Sales start early
High street stores are unveiling huge price cuts and opening their doors for post-Christmas shoppers.
Online sales at John Lewis, Boots, House of Fraser and Comet kicked off on Christmas Eve, while Marks & Spencer and Argos launched their sales on 25 December itself.
The much-anticipated Selfridges and Next sales started on 26 December. The latter store, famed for the mass appeal of its sales, opened its stores at 7am – a day earlier than normal.
The bad weather during the run-up to Christmas and the return of VAT to 17.5% from 1 January are likely to be prompt more than four million people to shop online for bargains over Christmas.
Up to 13.3 million people were expected to hit the shops on Christmas Eve, spending around £1.37 billion, according to Sainsbury’s Credit Cards. This is equivalent to £57 million an hour or £951,000 per minute.
Online spending on 25 December, meanwhile, was expected to hit £120 million. And with Boxing Day falling on a Saturday this year, consumers are expected to hit the shops in their droves.
Given that most retailers make around 25% of their weekly revenues on a Saturday, and the fact that Boxing Day is a major shopping day in its own right, Jonathan de Mello, director of retail and property at Experian, believes this Boxing Day could be the biggest shopping day of the year so far.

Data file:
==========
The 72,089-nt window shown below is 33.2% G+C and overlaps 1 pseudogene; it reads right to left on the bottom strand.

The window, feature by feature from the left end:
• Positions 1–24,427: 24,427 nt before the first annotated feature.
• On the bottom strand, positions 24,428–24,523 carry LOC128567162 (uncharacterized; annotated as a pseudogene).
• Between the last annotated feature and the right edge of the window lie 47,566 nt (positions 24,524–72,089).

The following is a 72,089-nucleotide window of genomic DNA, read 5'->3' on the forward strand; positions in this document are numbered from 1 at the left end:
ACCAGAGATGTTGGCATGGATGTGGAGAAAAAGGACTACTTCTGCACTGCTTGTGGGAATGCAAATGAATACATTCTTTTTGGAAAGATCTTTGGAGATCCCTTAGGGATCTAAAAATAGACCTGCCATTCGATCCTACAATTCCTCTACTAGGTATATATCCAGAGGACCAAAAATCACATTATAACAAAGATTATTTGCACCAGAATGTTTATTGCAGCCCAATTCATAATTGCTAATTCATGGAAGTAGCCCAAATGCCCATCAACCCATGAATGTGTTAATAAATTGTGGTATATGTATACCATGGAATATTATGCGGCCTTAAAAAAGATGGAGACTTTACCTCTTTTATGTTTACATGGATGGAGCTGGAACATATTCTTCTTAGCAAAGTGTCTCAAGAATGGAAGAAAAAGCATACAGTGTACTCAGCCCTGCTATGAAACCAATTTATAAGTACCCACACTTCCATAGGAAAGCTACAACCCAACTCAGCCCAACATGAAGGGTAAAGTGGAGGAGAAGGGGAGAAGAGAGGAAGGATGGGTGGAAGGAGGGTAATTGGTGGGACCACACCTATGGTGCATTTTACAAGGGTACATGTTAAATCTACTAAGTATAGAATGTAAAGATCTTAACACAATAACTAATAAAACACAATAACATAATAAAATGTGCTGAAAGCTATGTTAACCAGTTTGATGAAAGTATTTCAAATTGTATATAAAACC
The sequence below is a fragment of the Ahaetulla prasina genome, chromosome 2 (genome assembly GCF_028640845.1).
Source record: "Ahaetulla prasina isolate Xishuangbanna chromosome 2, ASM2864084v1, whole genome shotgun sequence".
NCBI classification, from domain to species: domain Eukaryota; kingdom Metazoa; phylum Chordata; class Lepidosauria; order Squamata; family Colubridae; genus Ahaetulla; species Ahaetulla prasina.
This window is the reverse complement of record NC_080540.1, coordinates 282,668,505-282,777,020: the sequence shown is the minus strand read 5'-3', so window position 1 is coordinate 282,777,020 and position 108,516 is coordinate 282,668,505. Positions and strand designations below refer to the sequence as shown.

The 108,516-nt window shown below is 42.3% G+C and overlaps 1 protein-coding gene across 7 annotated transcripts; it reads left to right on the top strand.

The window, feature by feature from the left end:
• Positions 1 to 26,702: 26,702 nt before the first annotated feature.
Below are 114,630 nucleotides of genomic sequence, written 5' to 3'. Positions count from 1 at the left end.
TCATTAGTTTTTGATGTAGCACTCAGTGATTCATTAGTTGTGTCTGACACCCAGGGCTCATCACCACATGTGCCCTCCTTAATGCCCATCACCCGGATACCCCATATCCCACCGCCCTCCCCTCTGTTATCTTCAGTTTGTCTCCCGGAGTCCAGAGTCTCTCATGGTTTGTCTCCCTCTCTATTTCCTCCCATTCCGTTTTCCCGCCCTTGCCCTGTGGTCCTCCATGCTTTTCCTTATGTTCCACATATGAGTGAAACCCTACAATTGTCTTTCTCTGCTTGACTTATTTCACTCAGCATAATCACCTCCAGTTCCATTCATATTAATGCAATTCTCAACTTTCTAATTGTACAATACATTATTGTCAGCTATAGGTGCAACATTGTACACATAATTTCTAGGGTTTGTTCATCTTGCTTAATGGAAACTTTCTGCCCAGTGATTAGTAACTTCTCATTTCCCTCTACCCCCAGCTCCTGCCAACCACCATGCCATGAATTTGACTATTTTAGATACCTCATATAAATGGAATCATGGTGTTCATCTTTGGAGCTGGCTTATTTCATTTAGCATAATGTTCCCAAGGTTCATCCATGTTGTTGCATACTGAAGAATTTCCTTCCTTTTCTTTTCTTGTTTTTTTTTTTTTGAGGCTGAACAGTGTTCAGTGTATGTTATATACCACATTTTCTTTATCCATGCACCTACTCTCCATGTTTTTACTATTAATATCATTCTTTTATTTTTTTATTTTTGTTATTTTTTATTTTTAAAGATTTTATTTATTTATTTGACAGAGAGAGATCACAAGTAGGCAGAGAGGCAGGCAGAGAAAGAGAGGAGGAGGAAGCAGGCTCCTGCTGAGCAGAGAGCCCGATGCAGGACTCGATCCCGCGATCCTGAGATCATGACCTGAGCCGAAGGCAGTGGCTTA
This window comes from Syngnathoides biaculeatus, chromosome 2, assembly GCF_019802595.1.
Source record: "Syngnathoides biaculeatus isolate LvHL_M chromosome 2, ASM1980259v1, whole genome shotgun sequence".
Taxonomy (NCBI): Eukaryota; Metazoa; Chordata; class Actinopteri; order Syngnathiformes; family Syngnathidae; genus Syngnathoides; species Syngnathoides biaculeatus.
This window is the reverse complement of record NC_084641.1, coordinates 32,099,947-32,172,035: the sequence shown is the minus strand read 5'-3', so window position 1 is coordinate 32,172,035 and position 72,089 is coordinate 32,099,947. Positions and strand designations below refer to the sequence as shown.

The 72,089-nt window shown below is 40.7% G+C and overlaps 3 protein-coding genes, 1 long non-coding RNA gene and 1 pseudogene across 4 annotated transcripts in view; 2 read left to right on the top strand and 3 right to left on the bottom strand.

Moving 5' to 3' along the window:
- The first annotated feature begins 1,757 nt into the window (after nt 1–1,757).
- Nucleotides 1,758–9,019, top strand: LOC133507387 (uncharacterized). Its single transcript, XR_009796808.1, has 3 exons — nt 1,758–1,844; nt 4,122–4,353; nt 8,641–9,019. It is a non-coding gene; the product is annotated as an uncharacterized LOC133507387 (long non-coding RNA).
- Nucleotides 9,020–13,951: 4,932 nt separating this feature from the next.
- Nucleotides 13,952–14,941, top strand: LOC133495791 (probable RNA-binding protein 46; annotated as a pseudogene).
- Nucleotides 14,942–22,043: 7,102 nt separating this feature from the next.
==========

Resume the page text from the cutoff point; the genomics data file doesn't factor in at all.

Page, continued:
Last year, there was a 12.5% rise in Boxing Day shoppers, mainly driven by discounts of up to 90%.
However, Cameron McLean, general manager for PayPal Merchant Services in the UK, says many people will avoid the crowded streets this year, preferring to shop online from the comfort of their own homes.
“With hundreds of top retailers starting their online sales early and the temperatures dropping we expect even more shoppers than usual to head online to pick up a sale bargain,” he adds.
“Shoppers who head online before the end of 2009 will also make the most of the final days of lower reduced VAT."
Invented by a Frenchman in 1954 and ironically introduced in the UK on 1 April 1973, VAT is an indirect tax levied on the value added in the production of goods and services, from primary production to final consumption and is paid by the buyer. Its levying is complex, with a number of exemptions and exclusions. For example, in the UK, VAT is payable on chocolate-covered biscuits, but not on chocolate-covered cakes and the non-VAT status of McVitie’s Jaffa Cakes was challenged in a UK court case to determine whether Jaffa Cake was a cake or a biscuit. The judge ruled that the Jaffa Cake is a cake, McVitie’s won the case and VAT is not paid on Jaffa Cakes in the UK.